California could soon boast one of the nation’s toughest laws aimed at closing the salary gap between men and women.
State lawmakers gave final approval this week to the California Fair Pay Act, which says women must be paid the same as their male colleagues for “substantially similar work.” It leaves limited exceptions, such as rewarding more extensive training, education or experience.
Gov. Jerry Brown is expected to sign the bill into law.
“It’s not only the strongest state law in the country. It’s stronger than federal law,” said Noreen Farrell, executive director of Equal Rights Advocates, a women’s rights organization that lobbied for the bill.
The legislation, which applies to all businesses, beefs up California’s existing anti-discrimination law by requiring employers show that a pay difference between male and female workers is based on a legitimate factor, such as seniority or a merit-based system.
Simply having different titles isn’t a defense under the bill. A hotel housekeeper, for instance, could challenge higher wages paid to male janitors, who do substantially the same work, noted Farrell.
The Fair Pay Act, SB358, also prohibits retaliation against workers who discuss colleagues’ wages. It doesn’t require employers to disclose wages.
Supporters say women often fail to challenge pay gaps because they don’t know they exist. Farrell said many of the women who call her organization’s hotline say they are too scared to discuss their colleagues’ pay with their bosses.
In addition, the legislation closes a loophole in existing law by allowing people who work for employers with multiple locations to challenge their pay based on the wages of workers at other sites.
Farrell’s organization isn’t typically on the same side as the business community, but in this case it was. The bill had the support not just of labor groups but also the California Chamber of Commerce.
The chamber dropped its initial opposition after getting additional clarity on the exceptions under which an employer may provide differential pay.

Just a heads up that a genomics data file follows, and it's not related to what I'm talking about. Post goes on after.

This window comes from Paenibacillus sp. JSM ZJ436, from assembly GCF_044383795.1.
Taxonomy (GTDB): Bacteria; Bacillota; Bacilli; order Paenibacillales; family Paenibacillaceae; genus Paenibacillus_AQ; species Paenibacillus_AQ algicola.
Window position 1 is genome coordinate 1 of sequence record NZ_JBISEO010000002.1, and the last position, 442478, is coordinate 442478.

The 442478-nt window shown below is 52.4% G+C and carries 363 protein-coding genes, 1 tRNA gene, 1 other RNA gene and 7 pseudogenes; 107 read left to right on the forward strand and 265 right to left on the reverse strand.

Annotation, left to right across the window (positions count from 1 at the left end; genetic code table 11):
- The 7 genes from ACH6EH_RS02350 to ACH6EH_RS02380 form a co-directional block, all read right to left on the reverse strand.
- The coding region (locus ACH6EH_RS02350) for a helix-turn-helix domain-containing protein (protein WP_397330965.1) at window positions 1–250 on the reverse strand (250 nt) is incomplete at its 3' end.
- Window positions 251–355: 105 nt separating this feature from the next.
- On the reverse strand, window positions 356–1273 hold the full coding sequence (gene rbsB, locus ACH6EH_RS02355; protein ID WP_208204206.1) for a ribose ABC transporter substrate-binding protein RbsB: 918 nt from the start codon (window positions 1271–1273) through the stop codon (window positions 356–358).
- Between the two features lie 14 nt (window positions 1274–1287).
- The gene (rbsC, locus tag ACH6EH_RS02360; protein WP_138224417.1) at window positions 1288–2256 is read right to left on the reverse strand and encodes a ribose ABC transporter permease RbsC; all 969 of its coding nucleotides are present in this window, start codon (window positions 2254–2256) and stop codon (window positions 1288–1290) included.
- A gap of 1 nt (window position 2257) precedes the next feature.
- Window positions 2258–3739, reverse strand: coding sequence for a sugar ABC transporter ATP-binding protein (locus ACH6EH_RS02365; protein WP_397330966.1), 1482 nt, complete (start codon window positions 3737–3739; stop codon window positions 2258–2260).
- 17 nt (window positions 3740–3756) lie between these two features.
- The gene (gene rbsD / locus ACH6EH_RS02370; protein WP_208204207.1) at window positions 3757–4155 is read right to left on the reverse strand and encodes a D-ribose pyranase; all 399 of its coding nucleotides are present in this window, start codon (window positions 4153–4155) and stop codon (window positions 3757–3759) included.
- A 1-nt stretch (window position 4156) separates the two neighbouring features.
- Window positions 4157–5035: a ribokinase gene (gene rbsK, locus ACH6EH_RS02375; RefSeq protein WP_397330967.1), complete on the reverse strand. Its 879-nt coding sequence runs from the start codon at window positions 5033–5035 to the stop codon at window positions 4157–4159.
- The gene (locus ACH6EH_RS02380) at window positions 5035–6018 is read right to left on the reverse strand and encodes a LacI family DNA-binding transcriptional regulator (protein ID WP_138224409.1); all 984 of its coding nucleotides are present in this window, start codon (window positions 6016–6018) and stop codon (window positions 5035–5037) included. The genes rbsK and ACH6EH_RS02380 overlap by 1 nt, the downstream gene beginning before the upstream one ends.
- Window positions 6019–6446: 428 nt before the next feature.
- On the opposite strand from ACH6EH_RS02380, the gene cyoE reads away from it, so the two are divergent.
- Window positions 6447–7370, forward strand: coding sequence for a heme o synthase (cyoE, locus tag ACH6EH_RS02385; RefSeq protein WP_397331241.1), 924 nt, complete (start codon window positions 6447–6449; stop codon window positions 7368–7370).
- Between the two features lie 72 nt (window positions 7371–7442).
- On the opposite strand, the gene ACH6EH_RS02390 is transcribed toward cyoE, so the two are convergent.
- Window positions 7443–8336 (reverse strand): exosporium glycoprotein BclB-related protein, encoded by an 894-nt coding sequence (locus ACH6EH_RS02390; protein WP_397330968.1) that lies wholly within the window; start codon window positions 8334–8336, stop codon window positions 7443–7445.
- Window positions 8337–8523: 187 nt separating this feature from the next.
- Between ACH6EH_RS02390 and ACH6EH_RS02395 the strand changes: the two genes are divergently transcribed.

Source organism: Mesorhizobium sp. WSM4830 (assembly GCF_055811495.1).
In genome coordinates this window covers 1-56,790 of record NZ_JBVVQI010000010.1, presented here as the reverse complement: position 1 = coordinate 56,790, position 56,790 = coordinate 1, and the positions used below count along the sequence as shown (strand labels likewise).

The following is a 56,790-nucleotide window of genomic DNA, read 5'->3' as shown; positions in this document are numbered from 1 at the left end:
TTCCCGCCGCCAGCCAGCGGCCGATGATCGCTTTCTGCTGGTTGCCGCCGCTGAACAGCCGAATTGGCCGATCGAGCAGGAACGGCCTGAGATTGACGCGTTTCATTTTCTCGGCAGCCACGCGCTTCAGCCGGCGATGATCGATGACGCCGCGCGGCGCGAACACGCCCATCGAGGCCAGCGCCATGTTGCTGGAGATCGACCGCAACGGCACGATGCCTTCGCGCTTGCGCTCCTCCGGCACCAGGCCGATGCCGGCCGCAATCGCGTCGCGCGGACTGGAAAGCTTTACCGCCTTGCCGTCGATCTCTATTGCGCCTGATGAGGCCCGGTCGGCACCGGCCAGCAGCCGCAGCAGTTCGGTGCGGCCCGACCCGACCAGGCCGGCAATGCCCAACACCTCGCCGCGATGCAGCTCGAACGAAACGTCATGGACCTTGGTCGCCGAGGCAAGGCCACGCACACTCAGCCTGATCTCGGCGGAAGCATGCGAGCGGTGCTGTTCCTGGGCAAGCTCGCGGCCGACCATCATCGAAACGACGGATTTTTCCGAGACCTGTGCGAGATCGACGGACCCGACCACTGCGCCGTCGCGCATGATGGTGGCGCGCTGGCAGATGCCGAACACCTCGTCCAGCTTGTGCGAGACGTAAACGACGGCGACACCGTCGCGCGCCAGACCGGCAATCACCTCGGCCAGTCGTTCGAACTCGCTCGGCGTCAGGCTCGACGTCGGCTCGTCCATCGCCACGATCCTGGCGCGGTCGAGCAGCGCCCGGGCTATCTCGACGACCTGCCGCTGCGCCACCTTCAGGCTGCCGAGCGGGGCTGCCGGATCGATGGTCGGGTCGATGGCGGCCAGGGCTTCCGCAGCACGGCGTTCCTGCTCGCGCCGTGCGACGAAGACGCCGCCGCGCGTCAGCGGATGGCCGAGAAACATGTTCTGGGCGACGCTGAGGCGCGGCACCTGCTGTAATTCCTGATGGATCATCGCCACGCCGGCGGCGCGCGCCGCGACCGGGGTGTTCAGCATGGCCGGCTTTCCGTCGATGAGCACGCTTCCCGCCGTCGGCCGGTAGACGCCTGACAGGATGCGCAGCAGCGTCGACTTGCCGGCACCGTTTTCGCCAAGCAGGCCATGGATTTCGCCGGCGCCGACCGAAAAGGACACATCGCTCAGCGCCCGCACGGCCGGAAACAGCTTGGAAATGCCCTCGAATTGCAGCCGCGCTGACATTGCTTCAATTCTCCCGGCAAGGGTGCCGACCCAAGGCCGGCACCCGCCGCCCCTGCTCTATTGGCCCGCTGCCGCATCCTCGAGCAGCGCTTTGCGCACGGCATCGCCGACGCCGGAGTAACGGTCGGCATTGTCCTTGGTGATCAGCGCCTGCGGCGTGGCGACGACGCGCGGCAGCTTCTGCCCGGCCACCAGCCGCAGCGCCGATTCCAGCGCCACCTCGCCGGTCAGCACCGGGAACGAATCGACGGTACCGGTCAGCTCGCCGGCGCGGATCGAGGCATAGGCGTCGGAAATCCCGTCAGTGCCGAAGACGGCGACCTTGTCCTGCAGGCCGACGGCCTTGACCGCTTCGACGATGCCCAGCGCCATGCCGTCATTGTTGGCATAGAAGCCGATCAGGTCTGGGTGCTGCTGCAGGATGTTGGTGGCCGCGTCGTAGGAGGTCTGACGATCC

“We are hopeful that SB358 will limit litigation as it provides an objective criteria for employers at the outset to determine the pay base for employees and make sure those are not determined based on gender,” Chamber policy advocate Jennifer Barrera said in a recent statement.
The legislation wasn’t particularly contentious among lawmakers, either. The California Assembly passed the legislation 76-2 on Aug. 27. State senators unanimously approved the bill on Monday. Orange County’s entire legislative delegation voted for the bill.
Only one major organization opposed the bill: California National Organization for Women. Though the group advocates for pay equality, it opposed the legislation because it did not include specific protections against wage discrimination based on race, ethnicity or sexual orientation.
The law’s author, Sen. Hannah-Beth Jackson, D-Santa Barbara, cited studies that found California women earned 84 cents to every dollar men earned.
Nationally, women make 78 cents on every dollar men make. Women of color fare worse, with Latino and black women earning 54 percent and 64 percent of white men’s earnings, according to the American Association of University Women.
California has prohibited gender-based wage discrimination since 1949. However, the state provisions have been used rarely due to language that makes it difficult to establish a successful claim, the legislation says.
Under the bill, employees can sue for wage discrimination or retaliation in civil court. Or they can file complaints with the state Division of Labor Standards Enforcement. The state agency would keep workers’ names confidential during the investigation, the bill says. The office would supervise the payment of wages and interest due to employees of a company that violates the law.
The Orange County Register
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